This book is Samuel Marquis's take on the Western Desert campaign in WW2. Technically it is historical fiction, although I would describe it as 'faction'. He tries to stick to the historical story while inserting dialogue.
The backdrop is the Western Desert campaign from the arrival of Rommel and the Afrika Korps, to the Tunisian finale. However, there is a focus on the creation of the SAS by David Stirling, including their daring raids in the rear of Axis lines and Operation Condor. This was the German spy mission to Cairo, which has been the subject of many books and films. The best known is probably Ken Follett's, The Key to Rebecca, (made into a 1989 TV movie) and Len Deighton's, The City of Gold. There have also been memoirs published by the key players, including Major A.W. Sansom, the head of British Field Security in Cairo (I Spied Spies, 1965), and Johannes Eppler, the German spy in the Operation Condor affair translated as Operation Condor: Rommel’s Spy.
All of these accounts are significantly inaccurate. In some cases the authors embellish their role, and in others they relied on those accounts. Other interesting participants include Anwar el Sadat, the Egyptian Army officer, nationalist, and later President of Egypt. As the author says, the Condor story needs no embellishment. The real-life protagonists, while admittedly more prosaic than their highly fictionalised doppelgängers, are still fascinating in their own right. The author also has the benefit of the declassified files, which were released in 2006.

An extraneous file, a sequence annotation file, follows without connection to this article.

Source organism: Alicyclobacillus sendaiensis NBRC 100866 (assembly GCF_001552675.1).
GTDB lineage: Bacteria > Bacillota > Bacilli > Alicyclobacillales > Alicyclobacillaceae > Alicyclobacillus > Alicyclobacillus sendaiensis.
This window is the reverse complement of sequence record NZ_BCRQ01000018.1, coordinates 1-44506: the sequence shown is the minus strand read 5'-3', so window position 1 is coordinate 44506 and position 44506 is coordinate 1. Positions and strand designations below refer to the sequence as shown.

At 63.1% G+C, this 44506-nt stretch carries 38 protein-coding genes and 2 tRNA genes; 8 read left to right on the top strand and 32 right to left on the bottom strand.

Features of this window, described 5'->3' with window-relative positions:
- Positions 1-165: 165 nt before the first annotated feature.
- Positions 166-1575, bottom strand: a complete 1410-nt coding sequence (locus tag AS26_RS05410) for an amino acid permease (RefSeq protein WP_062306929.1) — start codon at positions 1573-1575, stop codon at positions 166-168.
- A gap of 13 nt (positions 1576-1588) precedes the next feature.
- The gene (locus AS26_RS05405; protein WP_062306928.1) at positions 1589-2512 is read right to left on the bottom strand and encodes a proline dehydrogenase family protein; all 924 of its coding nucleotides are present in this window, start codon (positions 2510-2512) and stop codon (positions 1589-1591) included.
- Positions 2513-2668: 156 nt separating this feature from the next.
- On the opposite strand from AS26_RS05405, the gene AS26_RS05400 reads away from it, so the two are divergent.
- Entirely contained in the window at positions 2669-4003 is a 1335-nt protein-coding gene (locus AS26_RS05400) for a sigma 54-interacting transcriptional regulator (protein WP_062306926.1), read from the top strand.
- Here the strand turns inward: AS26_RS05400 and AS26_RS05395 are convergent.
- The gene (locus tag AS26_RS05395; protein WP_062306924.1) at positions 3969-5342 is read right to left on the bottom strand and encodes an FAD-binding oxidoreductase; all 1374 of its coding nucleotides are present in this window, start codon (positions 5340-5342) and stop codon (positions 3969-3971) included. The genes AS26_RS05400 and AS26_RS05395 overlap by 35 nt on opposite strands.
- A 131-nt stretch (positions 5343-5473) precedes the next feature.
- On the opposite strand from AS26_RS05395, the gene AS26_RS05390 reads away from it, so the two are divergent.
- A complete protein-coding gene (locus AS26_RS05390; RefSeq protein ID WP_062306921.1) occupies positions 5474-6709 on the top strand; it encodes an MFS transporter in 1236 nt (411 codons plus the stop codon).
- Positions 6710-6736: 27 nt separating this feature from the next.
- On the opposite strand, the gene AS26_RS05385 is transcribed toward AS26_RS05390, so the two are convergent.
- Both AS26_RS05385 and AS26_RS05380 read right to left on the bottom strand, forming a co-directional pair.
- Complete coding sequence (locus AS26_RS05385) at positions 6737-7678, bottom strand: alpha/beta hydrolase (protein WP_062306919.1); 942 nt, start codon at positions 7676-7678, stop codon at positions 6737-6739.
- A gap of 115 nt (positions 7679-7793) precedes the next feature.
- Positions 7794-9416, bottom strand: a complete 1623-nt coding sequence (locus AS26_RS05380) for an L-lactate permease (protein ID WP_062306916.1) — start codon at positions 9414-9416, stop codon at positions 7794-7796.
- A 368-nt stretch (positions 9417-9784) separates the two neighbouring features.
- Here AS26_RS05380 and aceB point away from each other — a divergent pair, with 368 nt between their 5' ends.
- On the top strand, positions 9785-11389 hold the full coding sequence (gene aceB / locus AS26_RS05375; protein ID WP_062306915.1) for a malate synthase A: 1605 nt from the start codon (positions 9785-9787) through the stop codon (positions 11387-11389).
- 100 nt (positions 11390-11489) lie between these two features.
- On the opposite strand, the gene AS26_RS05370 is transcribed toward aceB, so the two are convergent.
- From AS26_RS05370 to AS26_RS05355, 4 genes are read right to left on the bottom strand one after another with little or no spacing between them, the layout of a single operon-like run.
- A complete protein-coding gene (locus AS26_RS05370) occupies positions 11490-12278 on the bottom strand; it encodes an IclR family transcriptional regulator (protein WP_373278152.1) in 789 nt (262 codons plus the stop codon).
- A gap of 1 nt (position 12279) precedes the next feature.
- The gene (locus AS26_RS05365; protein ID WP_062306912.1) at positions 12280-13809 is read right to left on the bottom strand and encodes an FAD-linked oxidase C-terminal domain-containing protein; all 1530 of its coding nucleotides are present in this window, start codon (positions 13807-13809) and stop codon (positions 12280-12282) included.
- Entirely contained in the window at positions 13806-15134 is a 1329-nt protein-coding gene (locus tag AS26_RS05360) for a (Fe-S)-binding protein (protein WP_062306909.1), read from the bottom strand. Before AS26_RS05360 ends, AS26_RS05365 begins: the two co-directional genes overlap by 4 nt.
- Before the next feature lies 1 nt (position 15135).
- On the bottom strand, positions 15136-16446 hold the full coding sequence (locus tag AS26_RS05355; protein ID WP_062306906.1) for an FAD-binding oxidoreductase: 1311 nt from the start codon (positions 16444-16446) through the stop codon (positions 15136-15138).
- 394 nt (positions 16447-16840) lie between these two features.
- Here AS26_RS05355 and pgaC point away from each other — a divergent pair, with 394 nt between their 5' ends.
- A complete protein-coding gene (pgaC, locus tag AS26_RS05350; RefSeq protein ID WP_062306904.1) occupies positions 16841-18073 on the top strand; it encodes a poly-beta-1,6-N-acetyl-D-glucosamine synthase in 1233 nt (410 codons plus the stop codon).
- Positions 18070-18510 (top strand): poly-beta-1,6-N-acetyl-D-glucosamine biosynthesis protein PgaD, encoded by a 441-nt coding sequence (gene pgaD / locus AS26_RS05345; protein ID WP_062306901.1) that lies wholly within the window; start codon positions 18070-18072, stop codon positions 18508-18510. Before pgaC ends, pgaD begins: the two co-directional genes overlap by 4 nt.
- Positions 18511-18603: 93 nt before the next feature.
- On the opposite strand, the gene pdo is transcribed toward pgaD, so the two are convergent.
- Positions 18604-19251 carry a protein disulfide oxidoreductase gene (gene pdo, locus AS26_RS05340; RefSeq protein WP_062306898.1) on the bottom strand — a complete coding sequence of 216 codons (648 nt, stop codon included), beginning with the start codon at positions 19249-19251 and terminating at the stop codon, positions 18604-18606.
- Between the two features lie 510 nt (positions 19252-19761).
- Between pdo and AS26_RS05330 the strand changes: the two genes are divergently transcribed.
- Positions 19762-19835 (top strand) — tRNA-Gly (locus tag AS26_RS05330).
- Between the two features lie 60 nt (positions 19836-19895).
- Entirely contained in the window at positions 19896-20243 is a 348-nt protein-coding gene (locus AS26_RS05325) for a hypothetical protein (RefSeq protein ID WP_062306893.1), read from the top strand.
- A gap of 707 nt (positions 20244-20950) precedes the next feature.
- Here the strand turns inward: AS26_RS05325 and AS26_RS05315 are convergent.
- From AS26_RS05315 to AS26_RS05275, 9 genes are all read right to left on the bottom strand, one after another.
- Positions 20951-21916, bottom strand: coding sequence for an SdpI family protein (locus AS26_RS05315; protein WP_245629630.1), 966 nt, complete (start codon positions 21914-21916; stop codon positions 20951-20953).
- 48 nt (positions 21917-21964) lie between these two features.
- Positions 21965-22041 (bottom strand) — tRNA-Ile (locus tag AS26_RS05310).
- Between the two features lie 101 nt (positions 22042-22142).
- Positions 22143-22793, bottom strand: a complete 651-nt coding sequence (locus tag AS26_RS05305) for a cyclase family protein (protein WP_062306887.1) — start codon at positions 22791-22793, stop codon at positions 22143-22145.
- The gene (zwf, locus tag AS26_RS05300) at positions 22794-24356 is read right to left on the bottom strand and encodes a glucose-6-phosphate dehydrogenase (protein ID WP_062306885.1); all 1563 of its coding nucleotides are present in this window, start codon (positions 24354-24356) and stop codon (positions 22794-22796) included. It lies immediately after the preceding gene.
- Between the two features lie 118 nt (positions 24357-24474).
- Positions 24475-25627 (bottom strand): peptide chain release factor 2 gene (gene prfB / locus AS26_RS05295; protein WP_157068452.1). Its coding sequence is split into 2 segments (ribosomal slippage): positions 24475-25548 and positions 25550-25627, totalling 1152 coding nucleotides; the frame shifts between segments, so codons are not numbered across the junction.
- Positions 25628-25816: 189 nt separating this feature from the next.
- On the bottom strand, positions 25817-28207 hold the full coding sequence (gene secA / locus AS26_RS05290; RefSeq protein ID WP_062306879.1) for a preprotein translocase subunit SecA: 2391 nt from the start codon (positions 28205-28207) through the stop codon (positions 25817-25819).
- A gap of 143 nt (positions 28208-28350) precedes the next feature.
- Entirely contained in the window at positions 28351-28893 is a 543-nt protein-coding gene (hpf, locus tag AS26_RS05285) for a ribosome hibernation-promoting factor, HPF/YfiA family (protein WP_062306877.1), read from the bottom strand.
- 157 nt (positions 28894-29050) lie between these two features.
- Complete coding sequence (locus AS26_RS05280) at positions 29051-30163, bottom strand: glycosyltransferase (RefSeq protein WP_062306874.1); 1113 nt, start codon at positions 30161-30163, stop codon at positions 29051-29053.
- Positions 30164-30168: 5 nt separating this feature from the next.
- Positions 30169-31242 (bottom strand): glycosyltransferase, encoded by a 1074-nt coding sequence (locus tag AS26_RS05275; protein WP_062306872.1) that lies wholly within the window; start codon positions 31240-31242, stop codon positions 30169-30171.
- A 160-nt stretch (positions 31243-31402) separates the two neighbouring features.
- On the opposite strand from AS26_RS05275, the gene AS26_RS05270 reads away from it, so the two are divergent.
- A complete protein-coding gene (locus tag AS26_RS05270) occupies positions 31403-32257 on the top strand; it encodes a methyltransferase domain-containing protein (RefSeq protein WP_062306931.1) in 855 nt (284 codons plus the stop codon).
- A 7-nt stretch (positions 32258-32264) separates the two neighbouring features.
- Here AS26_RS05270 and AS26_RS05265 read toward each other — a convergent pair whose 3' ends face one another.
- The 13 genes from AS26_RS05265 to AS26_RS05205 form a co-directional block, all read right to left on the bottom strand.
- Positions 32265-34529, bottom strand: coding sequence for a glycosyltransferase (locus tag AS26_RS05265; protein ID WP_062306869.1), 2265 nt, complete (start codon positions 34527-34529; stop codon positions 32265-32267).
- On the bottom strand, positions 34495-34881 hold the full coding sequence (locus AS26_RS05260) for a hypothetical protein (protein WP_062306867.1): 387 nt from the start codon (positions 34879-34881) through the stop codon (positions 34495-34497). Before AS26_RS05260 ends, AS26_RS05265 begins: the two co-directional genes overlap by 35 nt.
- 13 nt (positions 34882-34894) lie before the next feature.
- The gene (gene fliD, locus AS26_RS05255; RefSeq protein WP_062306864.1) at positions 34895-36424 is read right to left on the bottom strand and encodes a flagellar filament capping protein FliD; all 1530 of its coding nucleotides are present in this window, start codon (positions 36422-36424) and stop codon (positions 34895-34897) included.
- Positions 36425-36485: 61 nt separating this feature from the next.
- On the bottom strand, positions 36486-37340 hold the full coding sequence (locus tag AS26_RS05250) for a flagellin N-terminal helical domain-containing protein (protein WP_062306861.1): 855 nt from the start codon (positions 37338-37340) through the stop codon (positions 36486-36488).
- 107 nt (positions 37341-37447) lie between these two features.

He tells the story through the eyes of six of the main historical figures. Lieutenant Colonel David Stirling, founder of the SAS. Field Marshal Erwin Rommel, commander of the legendary Afrika Korps, who nearly succeeded in driving the British out of Egypt. Then the more exotic figure of Egyptian Hekmat Fahmy, the renowned belly dancer, regarded as a Mata-Hari-like German agent in previous accounts but a more intriguing and ambiguous character in real life. Then the on-the-ground protagonists, Major A.W. “Sammy” Sansom and Johannes Eppler, aka Hussein Gaafar, the notorious, if incompetent, German spy of Operation Condor. Finally, Colonel Bonner Fellers, the U.S. military attaché in Cairo, who was privy to critical Allied secrets in the North African theatre and inadvertently played an important role in intelligence-gathering activities for both sides in the campaign.
The historical afterword is somewhat longer than most works of historical fiction. He presents the true historical legacy and ultimate fate of the seven primary historical figures in the book. Cairo was the proverbial 'nest of spies' in WW2, and I have read some of these files in the National Archives for my own research. As is often the case, the historical facts can be as fascinating as fiction. This book bridges the gap very well.
|The Matilda tank in 15mm.|